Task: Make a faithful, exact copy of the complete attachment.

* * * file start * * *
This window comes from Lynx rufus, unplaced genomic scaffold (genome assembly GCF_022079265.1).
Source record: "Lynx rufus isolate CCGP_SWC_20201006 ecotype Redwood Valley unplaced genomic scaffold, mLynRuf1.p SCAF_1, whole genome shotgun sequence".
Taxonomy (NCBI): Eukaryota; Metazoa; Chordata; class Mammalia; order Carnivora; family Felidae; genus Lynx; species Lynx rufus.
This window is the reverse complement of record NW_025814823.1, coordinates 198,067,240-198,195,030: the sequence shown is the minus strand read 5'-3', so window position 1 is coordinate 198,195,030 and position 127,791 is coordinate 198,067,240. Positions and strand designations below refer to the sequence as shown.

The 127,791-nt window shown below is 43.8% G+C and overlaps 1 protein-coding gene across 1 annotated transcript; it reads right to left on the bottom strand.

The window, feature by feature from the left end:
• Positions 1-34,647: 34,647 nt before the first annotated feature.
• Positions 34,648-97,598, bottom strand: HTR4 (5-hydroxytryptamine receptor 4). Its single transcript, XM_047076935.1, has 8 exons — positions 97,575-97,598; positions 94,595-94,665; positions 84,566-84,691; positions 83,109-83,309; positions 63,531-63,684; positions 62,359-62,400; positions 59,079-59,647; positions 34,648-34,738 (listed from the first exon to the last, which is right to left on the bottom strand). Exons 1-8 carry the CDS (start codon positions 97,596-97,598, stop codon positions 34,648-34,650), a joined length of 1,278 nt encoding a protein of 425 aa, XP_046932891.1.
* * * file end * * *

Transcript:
This window comes from Lynx rufus, unplaced genomic scaffold (genome assembly GCF_022079265.1).
Source record: "Lynx rufus isolate CCGP_SWC_20201006 ecotype Redwood Valley unplaced genomic scaffold, mLynRuf1.p SCAF_1, whole genome shotgun sequence".
Taxonomy (NCBI): Eukaryota; Metazoa; Chordata; class Mammalia; order Carnivora; family Felidae; genus Lynx; species Lynx rufus.
This window is the reverse complement of record NW_025814823.1, coordinates 198,067,240-198,195,030: the sequence shown is the minus strand read 5'-3', so window position 1 is coordinate 198,195,030 and position 127,791 is coordinate 198,067,240. Positions and strand designations below refer to the sequence as shown.

The 127,791-nt window shown below is 43.8% G+C and overlaps 1 protein-coding gene across 1 annotated transcript; it reads right to left on the bottom strand.

The window, feature by feature from the left end:
• Positions 1-34,647: 34,647 nt before the first annotated feature.
• Positions 34,648-97,598, bottom strand: HTR4 (5-hydroxytryptamine receptor 4). Its single transcript, XM_047076935.1, has 8 exons — positions 97,575-97,598; positions 94,595-94,665; positions 84,566-84,691; positions 83,109-83,309; positions 63,531-63,684; positions 62,359-62,400; positions 59,079-59,647; positions 34,648-34,738 (listed from the first exon to the last, which is right to left on the bottom strand). Exons 1-8 carry the CDS (start codon positions 97,596-97,598, stop codon positions 34,648-34,650), a joined length of 1,278 nt encoding a protein of 425 aa, XP_046932891.1.